Tehmine Martoyan is lecturer at the University of Economy and Law (Yerevan, Armenia). She is also the president of Lazaryan Institute scientific and educational NGO.
Martoyan is the author of books and articles on the Armenians in Safavid Iran, and she has participated in international conferences and meetings in Armenia and abroad. She also translated into Armenian the book by Theofanis Malkidis titled The Greek Genocide: Thrace, Asia Minor, Pontus.
She has made two films dedicated to the Greek and Armenian populations in Smyrna. Her forthcoming book is titled Psychological and Political Causes of Annihilation of the Armenians and the Greeks in Smyrna.
This interview was conducted by email during early Sept. 2017.
George Shirinian: You contributed the chapter in Genocide in the Ottoman Empire: Armenians, Assyrians, and Greeks, 1913-1923, titled “The Destruction of Smyrna in 1922: An Armenian and Greek Shared Tragedy.” Amid all the chaos and destruction at that time, why is the fate of this one city noteworthy today?
Tehmine Martoyan: First of all, I would like to express gratitude for the opportunity to commemorate with the readers of this journal the 95th anniversary of the destruction of Smyrna, which began on Sept. 13, 1922. Smyrna was a major international commercial center, and it was also known as a tolerant and cultured place, where Christians, Jews, and Muslims had lived together in harmony and prosperity, before the advent of extreme Turkish nationalism.
The Allied Powers suspected Ataturk was going to take reprisals on the city for the conduct of the Greek army during the Greco-Turkish war, and warned him against doing so, but he ignored their warning and got away with it. It was an unnecessary act of wanton destruction that affected only the Christian sections of the city. What happened is very well documented, by eyewitness accounts, photographs, and even video.
The extermination of the Armenian and Greek people of Smyrna and the destruction of the Christian districts of the city made a great impression on contemporaries and continues to attract the attention of researchers today. Entire books are still being written about it.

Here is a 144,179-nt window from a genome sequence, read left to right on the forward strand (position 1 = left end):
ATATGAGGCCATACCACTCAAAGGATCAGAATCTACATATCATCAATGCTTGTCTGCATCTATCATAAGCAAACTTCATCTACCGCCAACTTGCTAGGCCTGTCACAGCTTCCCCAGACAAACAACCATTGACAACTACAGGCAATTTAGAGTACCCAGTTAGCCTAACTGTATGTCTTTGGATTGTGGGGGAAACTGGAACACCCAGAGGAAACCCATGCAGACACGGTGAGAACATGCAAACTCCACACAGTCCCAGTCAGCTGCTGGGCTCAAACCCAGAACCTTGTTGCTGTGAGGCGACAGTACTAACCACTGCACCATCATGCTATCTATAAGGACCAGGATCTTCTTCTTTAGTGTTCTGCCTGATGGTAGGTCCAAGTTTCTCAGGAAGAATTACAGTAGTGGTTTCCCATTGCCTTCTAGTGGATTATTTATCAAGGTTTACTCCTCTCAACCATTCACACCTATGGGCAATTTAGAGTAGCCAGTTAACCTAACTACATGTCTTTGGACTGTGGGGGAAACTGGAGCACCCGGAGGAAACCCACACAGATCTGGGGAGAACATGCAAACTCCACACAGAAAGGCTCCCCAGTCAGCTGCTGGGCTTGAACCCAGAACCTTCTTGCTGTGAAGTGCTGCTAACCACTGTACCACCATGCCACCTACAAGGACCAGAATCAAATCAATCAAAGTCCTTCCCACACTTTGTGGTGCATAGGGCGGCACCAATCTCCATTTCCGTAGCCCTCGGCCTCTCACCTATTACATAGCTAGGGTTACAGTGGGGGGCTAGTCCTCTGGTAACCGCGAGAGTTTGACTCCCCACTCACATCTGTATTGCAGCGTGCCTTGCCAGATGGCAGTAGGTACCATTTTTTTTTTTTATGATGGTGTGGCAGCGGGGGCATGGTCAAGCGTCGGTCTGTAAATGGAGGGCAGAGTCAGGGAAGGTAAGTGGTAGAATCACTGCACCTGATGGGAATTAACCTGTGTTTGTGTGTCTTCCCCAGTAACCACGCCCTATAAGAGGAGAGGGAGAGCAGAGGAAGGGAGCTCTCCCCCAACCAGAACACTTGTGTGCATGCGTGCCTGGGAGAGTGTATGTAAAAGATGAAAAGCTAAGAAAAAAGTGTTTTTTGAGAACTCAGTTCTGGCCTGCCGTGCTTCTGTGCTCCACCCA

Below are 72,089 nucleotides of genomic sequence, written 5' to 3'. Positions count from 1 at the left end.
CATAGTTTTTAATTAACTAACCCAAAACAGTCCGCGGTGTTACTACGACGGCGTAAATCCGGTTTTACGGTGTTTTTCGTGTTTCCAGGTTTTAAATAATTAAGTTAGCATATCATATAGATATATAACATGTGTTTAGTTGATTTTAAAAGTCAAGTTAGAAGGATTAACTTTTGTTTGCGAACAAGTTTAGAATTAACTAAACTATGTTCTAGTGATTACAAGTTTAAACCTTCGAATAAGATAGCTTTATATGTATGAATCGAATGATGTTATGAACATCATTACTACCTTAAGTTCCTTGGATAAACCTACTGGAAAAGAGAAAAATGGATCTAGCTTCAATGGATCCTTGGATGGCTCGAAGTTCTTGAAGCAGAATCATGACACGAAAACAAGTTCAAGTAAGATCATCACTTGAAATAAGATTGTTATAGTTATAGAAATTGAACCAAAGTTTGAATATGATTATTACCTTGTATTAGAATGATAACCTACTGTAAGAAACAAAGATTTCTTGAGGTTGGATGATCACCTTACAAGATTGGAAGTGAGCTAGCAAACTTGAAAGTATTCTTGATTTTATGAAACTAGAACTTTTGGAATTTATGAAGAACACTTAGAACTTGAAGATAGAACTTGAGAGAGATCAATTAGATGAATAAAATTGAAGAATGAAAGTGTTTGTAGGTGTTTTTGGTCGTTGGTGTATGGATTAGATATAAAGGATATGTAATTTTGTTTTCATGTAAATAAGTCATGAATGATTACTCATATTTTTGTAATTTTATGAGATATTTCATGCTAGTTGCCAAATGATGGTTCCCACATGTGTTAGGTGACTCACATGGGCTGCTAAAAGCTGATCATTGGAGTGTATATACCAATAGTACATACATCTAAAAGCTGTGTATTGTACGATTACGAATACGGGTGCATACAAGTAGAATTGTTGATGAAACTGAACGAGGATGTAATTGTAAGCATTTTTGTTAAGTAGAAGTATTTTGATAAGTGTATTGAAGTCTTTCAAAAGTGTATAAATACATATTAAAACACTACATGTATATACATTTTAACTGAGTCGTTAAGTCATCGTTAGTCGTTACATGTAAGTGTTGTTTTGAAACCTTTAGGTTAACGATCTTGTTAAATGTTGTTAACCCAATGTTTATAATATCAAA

G.S.: Explain briefly what happened.
T.M.: One author has described the event this way: “What happened over the two weeks that followed must surely rank as one of the most compelling human dramas of the twentieth century. Innocent civilians—men, women, and children from scores of different nationalities—were caught up in a humanitarian disaster on a scale that the world had never before seen.” The Armenians and the Greeks of Smyrna were systematically robbed, murdered, and abducted.
According to the account of Edward Bierstadt—secretary for Near East Relief at the time—around 100,000 people fell victim to the slaughter, and 160,000 were driven away to the farthest parts of Turkey. More than 50,000 houses, 24 churches, and 28 schools, banks, consulates, and hospitals were burned. Turkish soldiers deliberately led the fire down the Greek and European sections of Smyrna by soaking the streets with petroleum or other highly flammable matter.
The people were massed along the quay, and with the fire and intense heat behind them; they had nowhere to go but jump into the Mediterranean. There were ships from several countries just outside the harbor, but most had orders not to intervene. Greek ships took refugees to the island of Mytilene and elsewhere, and a Japanese ship was noteworthy for joining the effort from the start, rescuing survivors from the sea.
The American navy helped only when the courageous Asa Jennings, a devout minister from upstate New York who had only recently arrived to take up duties as secretary to the local YMCA, rowed out to them and personally demanded that they rescue survivors. He was assisted by an equally courageous and strong-willed naval officer, Lt. Commander Halsey Powell. Together, they helped rescue almost a million refugees.
So, beyond the story of the destruction of the city and its non-Muslim population, there is the story of courageous rescuers who defied orders not to intervene.
G.S.: Why did Ataturk destroy this jewel of a city?
T.M.: To a certain extent it was to punish the Greeks for the Greco-Turkish War, even though the Smyrniotes were Ottoman citizens. But Smyrna was also a symbol of Christian prosperity, a major center of European trade, and an example peaceful coexistence between Christians and Muslims—all things the new Turkish nationalist movement was vehemently against. Ataturk even declared that neither American colleges nor any Christian institutions would operate in Smyrna in future. He wanted to build a new “Turkey for the Turks” out of the ashes of the Ottoman Empire.
G.S.: Is there any parallel in history for such a destruction of a single city?
T.M.: The massacre in the Chinese city of Nanking (Nanjing) by the Japanese in 1937-38 comes to mind. It is interesting to note that the International Criminal Tribunal for the Former Yugoslavia ruled that the murder of some 8,000 Muslim Bosnians in Srebrenica in 1995 was “genocidal.” One could say the same for the murder of 100,000 Armenians and Greeks of Smyrna.
G.S.: You mentioned that this history is particularly well documented. Are new sources still coming to light?
It is true that this history is particularly well documented, and there are new sources still coming to light. I am now researching the entire press of the period at the National Archives of Armenia and Fundamental library of the National Academy of Sciences of the Republic of Armenia. I can also add that I had the opportunity to incorporate in my chapter a previously unpublished letter of the American eyewitness, Bertha Morley, from the Zoryan Institute archives.
G.S.: You have done extensive work on the Greek Genocide. Why do you, as an Armenian historian, devote so much attention to the Greek experience?
T.M.: Historical-cultural ties between the Armenians and the Greeks